|Staple Island, The Farnes.|
Staple Island is great for auks, with thousands of breeding Puffins, Common Guillemots and Razorbills. We started by doing a tour from the boat of the seabird cliffs and rocks, where we saw lots of auks and Grey Seals.
Here's a selection of my best photos (click on the photos to view them full-size).
After the Puffins I spent a bit of time photographing Common Guillemots and the Great Auk's closest extant relative, Razorbill. Here are some photos that I took on the island and also from the boat. The first photograph below is of a 'Bridled' Guillemot, named after the white eye-ring and stripe behind the eye. The Bridled form of Guillemot increase in frequency the further north you go, but on the Farnes they make up about 5% of the birds.
|Rock Pipit, one of the few breeding passerines on The Farnes.|
From the boat we were witness to one of the many perils newly fledged Guillemot chicks face. This Great Black-backed Gull was tucking into a guillemot chick that it had presumably recently killed.
Finally, on the way back to land we spotted some Bottle-nosed Dolphins feeding in the bay in front of Bamburgh Castle, so headed straight over to see them. The dolphins put on a really nice show, swimming and 'porpoising' around the boat. The first photos below show the dolphins with Bamburgh Castle in the background.
After we landed back at Seahouses it was off for a quick lunch of fish and chips, say "Bon voyage" to my brilliant host Matt Ridley and the fantastic host of scientists that I'd had the pleasure to spend the past 24 hours with and then off back to the quay for my second trip of the afternoon, this time to Inner Farne. By chance, Chris Redfern (editor of Ringing and Migration, who had been at the previous day's meeting, but not on the Staple Island boat) was heading over to Inner Farne to do some ringing, so it was really nice to have a good chat to him on the way across.
Inner Farne is famous for it's large colonies of Arctic, Common and Sandwich Terns. A hat is a must for this island as the terns can be quite aggressive in defending their nest sites, some of which are actually located on the boardwalk across the island. The first thing I did was to check the rocks next to the landing quay to see if there were any Roseate Terns roosting there. Roseate Terns don't nest on the Farnes, but failed breeders from Coquet Island to the south often spend time on the Farnes. My endeavour was rewarded with a lovely 'rosy' Tern sat on the rocks with the Arctic Terns.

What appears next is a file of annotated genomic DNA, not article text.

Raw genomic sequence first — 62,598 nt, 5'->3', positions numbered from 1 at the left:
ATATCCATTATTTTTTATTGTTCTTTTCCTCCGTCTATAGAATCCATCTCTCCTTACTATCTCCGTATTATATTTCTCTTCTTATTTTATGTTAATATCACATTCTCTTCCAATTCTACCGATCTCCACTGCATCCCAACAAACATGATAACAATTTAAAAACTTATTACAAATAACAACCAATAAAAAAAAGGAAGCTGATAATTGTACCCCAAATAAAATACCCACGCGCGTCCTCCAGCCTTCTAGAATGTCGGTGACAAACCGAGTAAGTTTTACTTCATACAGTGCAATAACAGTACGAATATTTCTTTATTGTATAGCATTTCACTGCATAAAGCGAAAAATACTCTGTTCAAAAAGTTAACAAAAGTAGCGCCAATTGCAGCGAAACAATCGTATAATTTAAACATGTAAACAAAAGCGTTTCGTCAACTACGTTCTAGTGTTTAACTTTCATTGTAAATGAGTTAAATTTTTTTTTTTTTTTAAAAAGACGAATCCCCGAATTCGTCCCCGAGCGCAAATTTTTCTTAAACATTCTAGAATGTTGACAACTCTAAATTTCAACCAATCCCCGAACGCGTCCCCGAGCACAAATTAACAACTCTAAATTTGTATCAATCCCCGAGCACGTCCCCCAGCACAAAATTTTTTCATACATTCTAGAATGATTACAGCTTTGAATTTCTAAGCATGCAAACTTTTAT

|Roseate Tern, Inner Farne.|
|Roseate Tern, Inner Farne.|
I then headed up onto the main part of the island where I spent about half an hour photographing the terns breeding around the visitors centre (in between ducking out of the way of overly-aggressive terns). Here's the best of those photos.
The centre of Inner Farne also has a colony of Sandwich Terns, which were busy coming and going with sandeels.
|Common Eider with chicks|
|Common Eider at a nest|
|Kittywake with two chicks|
|Kittywake - say 'Aaaaah'|
|Kittywake enjoying the updrafts on the seabird cliffs.|
So, another great visit up to the Farne Islands providing some great company with some great birds. Northumberland is a lovely part of the country and if you've never been, you're definitely missing out!